Spreading Out Against
Brain Tumors


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Being diagnosed with a brain tumor is a difficult enough day but it doesn’t make it any easier to find out chemotherapy may not be effective because of delivery methods. Chris Rylander, associate professor of engineering at the University of Texas, explains how his team began trying to improve this situation for victims.

“I was at Virginia Tech at the time and we were working on development for light delivery,” he says. “It was a minimally invasive, bioinspired design from the mosquito. The mosquito could bite and send its bloodsucking needle into your skin and do it without breaking its tiny little needle. We thought if a mosquito could do it then we could do it with a synthetic microneedle. Further down the track we thought that since the mosquito delivers a little anesthetic in addition to sucking out blood, we could take a tube and deliver fluids. We tested some prototypes of our design and they seemed to work, and we realized there were clinicians and neurosurgeons with challenging drug delivery problems. We changed the focus to that and started working on using multiple needles at the same time.”

The present configuration is placed, minimally invasively, into a burr hole, where a section of skull is removed. Then the device is placed and seven microneedles can be branched out independently and positioned around the brain tumor to deliver the drug. It can also deliver light energy. Part of the importance of what Rylander’s team has created, he says, is that it allows the microneedles to be spread out in order to “hit” the brain in several areas at once instead of just one with a single catheter.

Co-delivery of nanohorns and laser light. Image: University of Texas

“The brain is a particularly challenging tissue through which to deliver the drug because of the blood-brain barrier,” he says. “You want to protect the brain from bad things like diseases but it can make it tough when it comes to treatment as well. About ten to fifteen years ago some scientists and clinicians started doing local infusion of drug in brain tumor. It’s called convective enhanced delivery. So for a decade or more people were trying the technique of locally infusing drug molecules in brain tumor. That circumvents the blood barrier because pumping drug is minimally invasive with pressure and bypasses the blood barrier. It works to some extent if you look at animal and patient studies but didn’t work as well as expected. It needed to be expanded.”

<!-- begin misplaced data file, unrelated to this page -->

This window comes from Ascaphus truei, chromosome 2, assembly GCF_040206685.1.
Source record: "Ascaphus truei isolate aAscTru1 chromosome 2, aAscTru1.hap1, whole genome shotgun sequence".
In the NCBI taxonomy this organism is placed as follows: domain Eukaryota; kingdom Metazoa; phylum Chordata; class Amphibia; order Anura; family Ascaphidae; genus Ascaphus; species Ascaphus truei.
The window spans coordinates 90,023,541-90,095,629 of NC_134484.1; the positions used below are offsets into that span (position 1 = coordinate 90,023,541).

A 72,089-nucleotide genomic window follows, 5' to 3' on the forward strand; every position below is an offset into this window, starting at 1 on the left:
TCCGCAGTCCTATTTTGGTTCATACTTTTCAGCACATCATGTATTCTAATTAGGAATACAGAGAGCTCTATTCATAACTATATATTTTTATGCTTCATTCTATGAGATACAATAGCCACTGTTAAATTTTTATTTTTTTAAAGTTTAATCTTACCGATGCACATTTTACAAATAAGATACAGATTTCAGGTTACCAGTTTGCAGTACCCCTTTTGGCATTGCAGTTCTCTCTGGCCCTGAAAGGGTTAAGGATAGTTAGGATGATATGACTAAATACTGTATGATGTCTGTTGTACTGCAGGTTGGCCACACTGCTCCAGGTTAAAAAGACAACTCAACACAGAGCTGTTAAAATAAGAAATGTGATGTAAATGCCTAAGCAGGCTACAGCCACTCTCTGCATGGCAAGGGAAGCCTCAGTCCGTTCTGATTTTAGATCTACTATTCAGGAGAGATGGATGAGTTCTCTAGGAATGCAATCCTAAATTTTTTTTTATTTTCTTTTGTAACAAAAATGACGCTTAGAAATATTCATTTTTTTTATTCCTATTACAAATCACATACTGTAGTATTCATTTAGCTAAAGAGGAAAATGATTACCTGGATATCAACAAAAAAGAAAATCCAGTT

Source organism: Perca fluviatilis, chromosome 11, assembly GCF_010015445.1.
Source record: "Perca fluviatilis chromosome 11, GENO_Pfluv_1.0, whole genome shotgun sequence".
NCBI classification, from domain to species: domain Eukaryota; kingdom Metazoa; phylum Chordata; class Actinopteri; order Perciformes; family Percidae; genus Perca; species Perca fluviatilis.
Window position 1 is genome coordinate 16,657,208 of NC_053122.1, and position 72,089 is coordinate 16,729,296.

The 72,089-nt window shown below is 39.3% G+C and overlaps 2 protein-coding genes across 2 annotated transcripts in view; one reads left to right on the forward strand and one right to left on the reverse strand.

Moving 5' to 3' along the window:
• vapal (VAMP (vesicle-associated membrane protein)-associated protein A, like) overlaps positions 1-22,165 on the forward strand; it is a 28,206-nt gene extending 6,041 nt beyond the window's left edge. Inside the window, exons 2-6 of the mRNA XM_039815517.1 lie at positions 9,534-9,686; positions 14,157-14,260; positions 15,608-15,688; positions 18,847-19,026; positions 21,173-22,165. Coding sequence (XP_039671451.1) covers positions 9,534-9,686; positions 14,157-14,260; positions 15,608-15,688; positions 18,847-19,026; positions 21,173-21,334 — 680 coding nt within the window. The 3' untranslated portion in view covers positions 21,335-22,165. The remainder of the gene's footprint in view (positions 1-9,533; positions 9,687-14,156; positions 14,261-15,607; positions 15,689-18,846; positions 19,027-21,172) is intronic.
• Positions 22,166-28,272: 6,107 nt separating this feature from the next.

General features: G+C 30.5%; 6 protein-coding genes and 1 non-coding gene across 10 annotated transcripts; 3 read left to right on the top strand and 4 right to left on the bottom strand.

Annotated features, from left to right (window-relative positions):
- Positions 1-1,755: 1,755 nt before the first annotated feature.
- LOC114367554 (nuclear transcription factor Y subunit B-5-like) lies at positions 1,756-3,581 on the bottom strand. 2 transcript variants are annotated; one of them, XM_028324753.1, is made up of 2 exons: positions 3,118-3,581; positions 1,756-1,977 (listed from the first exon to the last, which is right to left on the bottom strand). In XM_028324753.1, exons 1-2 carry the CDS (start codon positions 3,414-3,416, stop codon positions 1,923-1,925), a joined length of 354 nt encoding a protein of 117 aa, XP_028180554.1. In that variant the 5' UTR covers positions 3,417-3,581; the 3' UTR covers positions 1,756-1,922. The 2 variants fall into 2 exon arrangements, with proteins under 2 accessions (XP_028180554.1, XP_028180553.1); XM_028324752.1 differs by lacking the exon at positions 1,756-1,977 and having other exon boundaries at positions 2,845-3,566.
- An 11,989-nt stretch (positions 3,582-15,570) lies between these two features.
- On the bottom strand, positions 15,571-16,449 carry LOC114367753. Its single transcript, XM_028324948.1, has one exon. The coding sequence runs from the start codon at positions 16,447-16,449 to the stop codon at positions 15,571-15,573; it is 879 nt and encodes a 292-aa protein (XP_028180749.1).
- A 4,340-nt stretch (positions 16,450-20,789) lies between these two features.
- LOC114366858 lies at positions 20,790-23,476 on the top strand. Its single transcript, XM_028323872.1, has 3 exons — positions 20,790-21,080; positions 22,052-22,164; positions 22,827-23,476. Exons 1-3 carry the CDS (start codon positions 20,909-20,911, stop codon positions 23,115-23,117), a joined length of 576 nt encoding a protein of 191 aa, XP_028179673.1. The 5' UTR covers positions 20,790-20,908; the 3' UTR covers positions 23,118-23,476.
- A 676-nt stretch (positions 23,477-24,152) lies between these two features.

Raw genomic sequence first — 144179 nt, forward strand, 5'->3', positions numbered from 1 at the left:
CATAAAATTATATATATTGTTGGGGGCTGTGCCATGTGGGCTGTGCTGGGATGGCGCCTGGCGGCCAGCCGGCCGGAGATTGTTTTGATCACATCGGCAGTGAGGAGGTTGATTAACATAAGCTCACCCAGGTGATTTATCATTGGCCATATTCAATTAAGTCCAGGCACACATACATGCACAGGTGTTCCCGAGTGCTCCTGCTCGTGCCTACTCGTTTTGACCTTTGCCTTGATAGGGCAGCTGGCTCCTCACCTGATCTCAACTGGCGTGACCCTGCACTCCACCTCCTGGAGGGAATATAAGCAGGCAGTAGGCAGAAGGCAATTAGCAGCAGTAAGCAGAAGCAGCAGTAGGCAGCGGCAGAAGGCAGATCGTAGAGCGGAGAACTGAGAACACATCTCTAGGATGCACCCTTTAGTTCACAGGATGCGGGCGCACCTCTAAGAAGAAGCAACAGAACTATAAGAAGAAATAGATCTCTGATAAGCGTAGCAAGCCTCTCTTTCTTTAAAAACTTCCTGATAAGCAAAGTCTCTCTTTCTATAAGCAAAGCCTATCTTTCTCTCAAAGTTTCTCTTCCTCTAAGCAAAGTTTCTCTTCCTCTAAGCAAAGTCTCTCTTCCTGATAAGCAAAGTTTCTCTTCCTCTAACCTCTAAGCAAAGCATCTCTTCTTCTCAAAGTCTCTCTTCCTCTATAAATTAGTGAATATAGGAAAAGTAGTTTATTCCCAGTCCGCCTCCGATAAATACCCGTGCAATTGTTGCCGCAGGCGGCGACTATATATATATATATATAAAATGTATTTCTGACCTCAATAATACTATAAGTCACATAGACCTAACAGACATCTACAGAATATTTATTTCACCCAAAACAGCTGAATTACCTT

The microneedles are made of silica and, he says, light therapy also contributes to their effectiveness. “Numbers have shown that light can enhance the volumetric dispersal between sixty percent and eighty percent compared to no light at all in our study,” he says. “If you deliver 100 milowatts you got the sixty percent figure and if you deliver 200 milowatts it was the eighty percent figure.”

Rylander says the team continues to work on its invention and hopes it one day will be used to administer the kind of treatment that can be a cure for those suffering from brain tumors. “So many thousands are diagnosed every year,” he says. “Many lives are altered.”

Eric Butterman is an independent writer.

So many thousands are diagnosed every year. Many lives are altered.

Prof. Chris Rylander, University of Texas

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August 2016

by Eric Butterman, ASME.org